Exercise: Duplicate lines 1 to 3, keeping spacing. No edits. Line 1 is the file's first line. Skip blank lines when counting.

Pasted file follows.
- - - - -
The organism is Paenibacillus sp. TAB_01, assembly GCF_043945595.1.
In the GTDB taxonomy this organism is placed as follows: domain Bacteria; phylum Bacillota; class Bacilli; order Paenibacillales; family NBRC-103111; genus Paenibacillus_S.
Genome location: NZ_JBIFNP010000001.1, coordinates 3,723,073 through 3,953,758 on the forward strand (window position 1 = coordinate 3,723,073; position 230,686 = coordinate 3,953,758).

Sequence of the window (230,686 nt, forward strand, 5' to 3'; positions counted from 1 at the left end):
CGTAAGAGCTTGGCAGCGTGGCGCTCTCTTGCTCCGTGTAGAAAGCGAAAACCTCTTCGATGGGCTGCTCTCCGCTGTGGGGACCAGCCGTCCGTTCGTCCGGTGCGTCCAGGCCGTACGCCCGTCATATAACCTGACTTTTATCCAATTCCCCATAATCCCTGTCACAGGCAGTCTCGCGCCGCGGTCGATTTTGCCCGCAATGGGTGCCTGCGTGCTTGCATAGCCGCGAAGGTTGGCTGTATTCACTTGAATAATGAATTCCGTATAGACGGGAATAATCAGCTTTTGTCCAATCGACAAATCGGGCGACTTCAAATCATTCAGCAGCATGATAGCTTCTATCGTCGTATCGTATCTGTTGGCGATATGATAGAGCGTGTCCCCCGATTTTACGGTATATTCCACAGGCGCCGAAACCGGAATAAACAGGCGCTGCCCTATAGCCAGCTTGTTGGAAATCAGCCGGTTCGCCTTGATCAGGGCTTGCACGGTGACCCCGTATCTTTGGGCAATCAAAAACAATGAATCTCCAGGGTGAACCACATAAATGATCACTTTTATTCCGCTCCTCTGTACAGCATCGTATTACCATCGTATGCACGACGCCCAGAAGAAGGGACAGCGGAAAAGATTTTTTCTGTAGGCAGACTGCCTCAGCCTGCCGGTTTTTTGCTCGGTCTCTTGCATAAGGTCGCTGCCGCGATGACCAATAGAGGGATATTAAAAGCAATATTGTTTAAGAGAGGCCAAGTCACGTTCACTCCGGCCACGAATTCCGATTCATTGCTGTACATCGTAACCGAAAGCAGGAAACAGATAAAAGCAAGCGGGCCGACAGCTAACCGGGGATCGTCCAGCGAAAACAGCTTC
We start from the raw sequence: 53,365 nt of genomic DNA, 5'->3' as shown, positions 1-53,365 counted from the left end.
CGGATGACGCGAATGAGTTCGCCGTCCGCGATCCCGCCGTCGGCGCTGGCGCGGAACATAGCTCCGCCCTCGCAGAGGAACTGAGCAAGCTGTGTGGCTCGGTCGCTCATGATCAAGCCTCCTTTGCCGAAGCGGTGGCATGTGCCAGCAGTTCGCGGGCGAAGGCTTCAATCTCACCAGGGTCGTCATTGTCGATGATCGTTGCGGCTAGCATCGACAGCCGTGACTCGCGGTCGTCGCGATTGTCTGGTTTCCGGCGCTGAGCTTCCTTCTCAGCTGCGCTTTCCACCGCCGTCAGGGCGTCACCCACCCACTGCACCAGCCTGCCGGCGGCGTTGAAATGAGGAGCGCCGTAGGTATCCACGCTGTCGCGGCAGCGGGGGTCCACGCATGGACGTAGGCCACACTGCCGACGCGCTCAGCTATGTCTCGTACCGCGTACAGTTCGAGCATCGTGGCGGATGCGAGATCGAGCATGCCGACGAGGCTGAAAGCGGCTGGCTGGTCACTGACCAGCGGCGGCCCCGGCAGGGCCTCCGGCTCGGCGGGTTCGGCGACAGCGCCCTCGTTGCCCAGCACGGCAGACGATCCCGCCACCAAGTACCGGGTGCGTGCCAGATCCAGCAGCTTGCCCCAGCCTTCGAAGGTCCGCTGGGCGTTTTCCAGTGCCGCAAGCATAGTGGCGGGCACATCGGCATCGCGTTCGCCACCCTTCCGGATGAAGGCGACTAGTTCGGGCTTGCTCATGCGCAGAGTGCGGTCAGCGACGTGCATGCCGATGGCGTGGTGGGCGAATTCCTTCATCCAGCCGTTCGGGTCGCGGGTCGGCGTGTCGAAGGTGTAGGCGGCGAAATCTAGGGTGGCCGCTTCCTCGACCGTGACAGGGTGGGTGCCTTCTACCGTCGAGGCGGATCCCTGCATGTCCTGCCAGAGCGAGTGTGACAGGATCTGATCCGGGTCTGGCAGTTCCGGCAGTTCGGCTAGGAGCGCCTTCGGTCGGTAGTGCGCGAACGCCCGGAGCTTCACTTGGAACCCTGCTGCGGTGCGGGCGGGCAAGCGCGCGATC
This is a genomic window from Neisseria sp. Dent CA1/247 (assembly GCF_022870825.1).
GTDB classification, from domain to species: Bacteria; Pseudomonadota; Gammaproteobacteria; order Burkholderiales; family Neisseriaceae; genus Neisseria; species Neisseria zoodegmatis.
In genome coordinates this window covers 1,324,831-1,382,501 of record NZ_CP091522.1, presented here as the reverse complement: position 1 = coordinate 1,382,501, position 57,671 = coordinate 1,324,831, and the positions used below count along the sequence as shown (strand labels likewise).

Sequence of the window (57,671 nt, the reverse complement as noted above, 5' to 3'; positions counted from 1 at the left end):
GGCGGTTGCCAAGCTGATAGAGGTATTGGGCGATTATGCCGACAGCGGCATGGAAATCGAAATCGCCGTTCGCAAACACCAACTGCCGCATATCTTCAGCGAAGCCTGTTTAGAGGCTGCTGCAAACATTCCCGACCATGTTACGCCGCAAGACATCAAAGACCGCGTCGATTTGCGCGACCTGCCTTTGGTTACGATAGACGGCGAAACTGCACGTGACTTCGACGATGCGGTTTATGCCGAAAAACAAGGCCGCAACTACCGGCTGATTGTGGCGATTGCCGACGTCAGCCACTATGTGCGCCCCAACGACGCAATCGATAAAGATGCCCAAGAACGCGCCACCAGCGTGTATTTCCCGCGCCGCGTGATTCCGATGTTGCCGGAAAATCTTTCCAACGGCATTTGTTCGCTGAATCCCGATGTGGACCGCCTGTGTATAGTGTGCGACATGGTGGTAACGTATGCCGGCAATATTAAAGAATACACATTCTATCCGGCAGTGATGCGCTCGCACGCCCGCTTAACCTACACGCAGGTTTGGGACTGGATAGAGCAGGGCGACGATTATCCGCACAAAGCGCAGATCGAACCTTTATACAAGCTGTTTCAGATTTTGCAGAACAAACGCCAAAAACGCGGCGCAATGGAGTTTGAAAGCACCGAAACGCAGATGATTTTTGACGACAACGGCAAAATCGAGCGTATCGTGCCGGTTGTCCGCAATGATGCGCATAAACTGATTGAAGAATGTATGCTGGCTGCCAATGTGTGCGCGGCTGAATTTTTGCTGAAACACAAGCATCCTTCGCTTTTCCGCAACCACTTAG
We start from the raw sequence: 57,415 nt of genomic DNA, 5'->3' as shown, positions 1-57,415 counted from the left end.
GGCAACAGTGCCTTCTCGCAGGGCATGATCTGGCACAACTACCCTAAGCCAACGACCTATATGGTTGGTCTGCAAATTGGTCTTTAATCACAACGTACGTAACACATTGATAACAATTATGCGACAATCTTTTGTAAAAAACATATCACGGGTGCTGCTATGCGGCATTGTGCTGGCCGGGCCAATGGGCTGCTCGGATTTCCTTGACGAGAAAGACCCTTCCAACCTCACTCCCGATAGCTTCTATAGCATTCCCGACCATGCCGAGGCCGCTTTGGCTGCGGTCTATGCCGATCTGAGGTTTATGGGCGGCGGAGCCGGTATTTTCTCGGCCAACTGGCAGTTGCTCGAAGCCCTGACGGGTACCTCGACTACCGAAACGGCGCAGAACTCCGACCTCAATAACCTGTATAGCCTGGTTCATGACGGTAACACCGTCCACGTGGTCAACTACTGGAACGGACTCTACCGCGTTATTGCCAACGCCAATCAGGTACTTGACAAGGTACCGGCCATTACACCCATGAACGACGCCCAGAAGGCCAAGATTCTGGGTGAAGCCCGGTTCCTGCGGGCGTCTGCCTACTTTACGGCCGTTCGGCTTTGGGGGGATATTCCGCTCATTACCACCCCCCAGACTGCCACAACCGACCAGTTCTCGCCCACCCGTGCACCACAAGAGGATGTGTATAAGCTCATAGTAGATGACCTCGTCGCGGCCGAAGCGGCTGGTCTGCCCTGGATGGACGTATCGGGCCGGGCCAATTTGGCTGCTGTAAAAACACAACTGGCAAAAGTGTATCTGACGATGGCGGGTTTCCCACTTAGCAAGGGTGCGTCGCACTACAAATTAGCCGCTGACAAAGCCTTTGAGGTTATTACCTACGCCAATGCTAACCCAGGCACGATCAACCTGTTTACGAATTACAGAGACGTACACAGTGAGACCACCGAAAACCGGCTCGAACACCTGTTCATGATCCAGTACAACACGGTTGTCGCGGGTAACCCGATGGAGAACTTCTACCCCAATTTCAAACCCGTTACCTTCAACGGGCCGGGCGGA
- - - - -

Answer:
The organism is Paenibacillus sp. TAB_01, assembly GCF_043945595.1.
In the GTDB taxonomy this organism is placed as follows: domain Bacteria; phylum Bacillota; class Bacilli; order Paenibacillales; family NBRC-103111; genus Paenibacillus_S.
Genome location: NZ_JBIFNP010000001.1, coordinates 3,723,073 through 3,953,758 on the forward strand (window position 1 = coordinate 3,723,073; position 230,686 = coordinate 3,953,758).